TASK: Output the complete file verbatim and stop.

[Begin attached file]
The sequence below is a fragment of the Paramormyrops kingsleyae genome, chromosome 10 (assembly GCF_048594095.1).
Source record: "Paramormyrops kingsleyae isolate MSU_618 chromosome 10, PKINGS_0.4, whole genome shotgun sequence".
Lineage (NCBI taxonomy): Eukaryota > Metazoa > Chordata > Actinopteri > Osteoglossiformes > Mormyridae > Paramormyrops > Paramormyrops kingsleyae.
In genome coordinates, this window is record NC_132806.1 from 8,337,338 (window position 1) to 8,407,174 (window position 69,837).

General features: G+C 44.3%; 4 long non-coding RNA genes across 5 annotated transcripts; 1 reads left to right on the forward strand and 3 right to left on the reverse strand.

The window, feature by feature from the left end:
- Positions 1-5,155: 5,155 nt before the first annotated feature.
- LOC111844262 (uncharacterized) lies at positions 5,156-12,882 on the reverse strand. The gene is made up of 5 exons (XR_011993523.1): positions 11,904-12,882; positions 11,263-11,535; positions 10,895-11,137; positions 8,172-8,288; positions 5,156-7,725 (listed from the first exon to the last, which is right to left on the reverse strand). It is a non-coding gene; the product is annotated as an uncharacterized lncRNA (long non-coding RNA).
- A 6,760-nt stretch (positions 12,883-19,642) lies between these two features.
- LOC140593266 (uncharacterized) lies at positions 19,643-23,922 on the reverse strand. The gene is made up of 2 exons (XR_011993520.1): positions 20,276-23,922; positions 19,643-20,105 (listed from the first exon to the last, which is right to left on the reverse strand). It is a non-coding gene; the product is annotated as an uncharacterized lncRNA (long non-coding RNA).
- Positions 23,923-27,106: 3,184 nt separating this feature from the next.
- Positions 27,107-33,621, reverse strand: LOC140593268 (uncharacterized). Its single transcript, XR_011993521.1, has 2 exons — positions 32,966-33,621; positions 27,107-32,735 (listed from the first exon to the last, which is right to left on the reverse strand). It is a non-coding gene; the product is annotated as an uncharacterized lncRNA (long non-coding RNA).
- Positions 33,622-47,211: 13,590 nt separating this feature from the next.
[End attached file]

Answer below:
The sequence below is a fragment of the Paramormyrops kingsleyae genome, chromosome 10 (assembly GCF_048594095.1).
Source record: "Paramormyrops kingsleyae isolate MSU_618 chromosome 10, PKINGS_0.4, whole genome shotgun sequence".
Lineage (NCBI taxonomy): Eukaryota > Metazoa > Chordata > Actinopteri > Osteoglossiformes > Mormyridae > Paramormyrops > Paramormyrops kingsleyae.
In genome coordinates, this window is record NC_132806.1 from 8,337,338 (window position 1) to 8,407,174 (window position 69,837).

General features: G+C 44.3%; 4 long non-coding RNA genes across 5 annotated transcripts; 1 reads left to right on the forward strand and 3 right to left on the reverse strand.

The window, feature by feature from the left end:
- Positions 1-5,155: 5,155 nt before the first annotated feature.
- LOC111844262 (uncharacterized) lies at positions 5,156-12,882 on the reverse strand. The gene is made up of 5 exons (XR_011993523.1): positions 11,904-12,882; positions 11,263-11,535; positions 10,895-11,137; positions 8,172-8,288; positions 5,156-7,725 (listed from the first exon to the last, which is right to left on the reverse strand). It is a non-coding gene; the product is annotated as an uncharacterized lncRNA (long non-coding RNA).
- A 6,760-nt stretch (positions 12,883-19,642) lies between these two features.
- LOC140593266 (uncharacterized) lies at positions 19,643-23,922 on the reverse strand. The gene is made up of 2 exons (XR_011993520.1): positions 20,276-23,922; positions 19,643-20,105 (listed from the first exon to the last, which is right to left on the reverse strand). It is a non-coding gene; the product is annotated as an uncharacterized lncRNA (long non-coding RNA).
- Positions 23,923-27,106: 3,184 nt separating this feature from the next.
- Positions 27,107-33,621, reverse strand: LOC140593268 (uncharacterized). Its single transcript, XR_011993521.1, has 2 exons — positions 32,966-33,621; positions 27,107-32,735 (listed from the first exon to the last, which is right to left on the reverse strand). It is a non-coding gene; the product is annotated as an uncharacterized lncRNA (long non-coding RNA).
- Positions 33,622-47,211: 13,590 nt separating this feature from the next.